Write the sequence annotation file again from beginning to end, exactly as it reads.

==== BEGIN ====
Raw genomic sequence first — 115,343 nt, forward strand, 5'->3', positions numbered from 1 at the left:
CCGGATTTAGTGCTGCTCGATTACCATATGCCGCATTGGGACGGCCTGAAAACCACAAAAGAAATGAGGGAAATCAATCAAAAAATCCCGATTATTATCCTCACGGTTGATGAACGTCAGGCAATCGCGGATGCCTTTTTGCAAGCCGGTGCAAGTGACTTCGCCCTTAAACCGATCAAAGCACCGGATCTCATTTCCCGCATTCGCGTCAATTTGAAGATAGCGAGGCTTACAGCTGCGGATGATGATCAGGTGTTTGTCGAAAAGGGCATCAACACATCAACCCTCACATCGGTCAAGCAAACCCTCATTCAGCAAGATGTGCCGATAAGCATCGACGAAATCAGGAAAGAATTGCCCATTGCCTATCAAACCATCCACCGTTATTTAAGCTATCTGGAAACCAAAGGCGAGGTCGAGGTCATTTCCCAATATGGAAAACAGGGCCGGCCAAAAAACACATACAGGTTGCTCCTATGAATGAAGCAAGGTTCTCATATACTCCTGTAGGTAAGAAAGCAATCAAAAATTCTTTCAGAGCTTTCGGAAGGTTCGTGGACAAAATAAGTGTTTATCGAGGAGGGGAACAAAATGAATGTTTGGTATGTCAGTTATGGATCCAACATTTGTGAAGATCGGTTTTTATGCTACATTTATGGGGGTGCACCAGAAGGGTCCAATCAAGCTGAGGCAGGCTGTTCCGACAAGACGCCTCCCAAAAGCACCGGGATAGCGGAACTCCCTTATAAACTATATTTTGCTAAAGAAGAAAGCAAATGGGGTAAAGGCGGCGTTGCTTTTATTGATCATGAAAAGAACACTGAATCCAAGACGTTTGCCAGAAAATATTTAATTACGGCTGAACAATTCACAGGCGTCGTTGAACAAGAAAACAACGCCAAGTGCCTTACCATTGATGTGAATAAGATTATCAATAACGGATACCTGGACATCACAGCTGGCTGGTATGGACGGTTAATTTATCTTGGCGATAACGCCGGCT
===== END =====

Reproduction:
Raw genomic sequence first — 115,343 nt, forward strand, 5'->3', positions numbered from 1 at the left:
CCGGATTTAGTGCTGCTCGATTACCATATGCCGCATTGGGACGGCCTGAAAACCACAAAAGAAATGAGGGAAATCAATCAAAAAATCCCGATTATTATCCTCACGGTTGATGAACGTCAGGCAATCGCGGATGCCTTTTTGCAAGCCGGTGCAAGTGACTTCGCCCTTAAACCGATCAAAGCACCGGATCTCATTTCCCGCATTCGCGTCAATTTGAAGATAGCGAGGCTTACAGCTGCGGATGATGATCAGGTGTTTGTCGAAAAGGGCATCAACACATCAACCCTCACATCGGTCAAGCAAACCCTCATTCAGCAAGATGTGCCGATAAGCATCGACGAAATCAGGAAAGAATTGCCCATTGCCTATCAAACCATCCACCGTTATTTAAGCTATCTGGAAACCAAAGGCGAGGTCGAGGTCATTTCCCAATATGGAAAACAGGGCCGGCCAAAAAACACATACAGGTTGCTCCTATGAATGAAGCAAGGTTCTCATATACTCCTGTAGGTAAGAAAGCAATCAAAAATTCTTTCAGAGCTTTCGGAAGGTTCGTGGACAAAATAAGTGTTTATCGAGGAGGGGAACAAAATGAATGTTTGGTATGTCAGTTATGGATCCAACATTTGTGAAGATCGGTTTTTATGCTACATTTATGGGGGTGCACCAGAAGGGTCCAATCAAGCTGAGGCAGGCTGTTCCGACAAGACGCCTCCCAAAAGCACCGGGATAGCGGAACTCCCTTATAAACTATATTTTGCTAAAGAAGAAAGCAAATGGGGTAAAGGCGGCGTTGCTTTTATTGATCATGAAAAGAACACTGAATCCAAGACGTTTGCCAGAAAATATTTAATTACGGCTGAACAATTCACAGGCGTCGTTGAACAAGAAAACAACGCCAAGTGCCTTACCATTGATGTGAATAAGATTATCAATAACGGATACCTGGACATCACAGCTGGCTGGTATGGACGGTTAATTTATCTTGGCGATAACGCCGGCT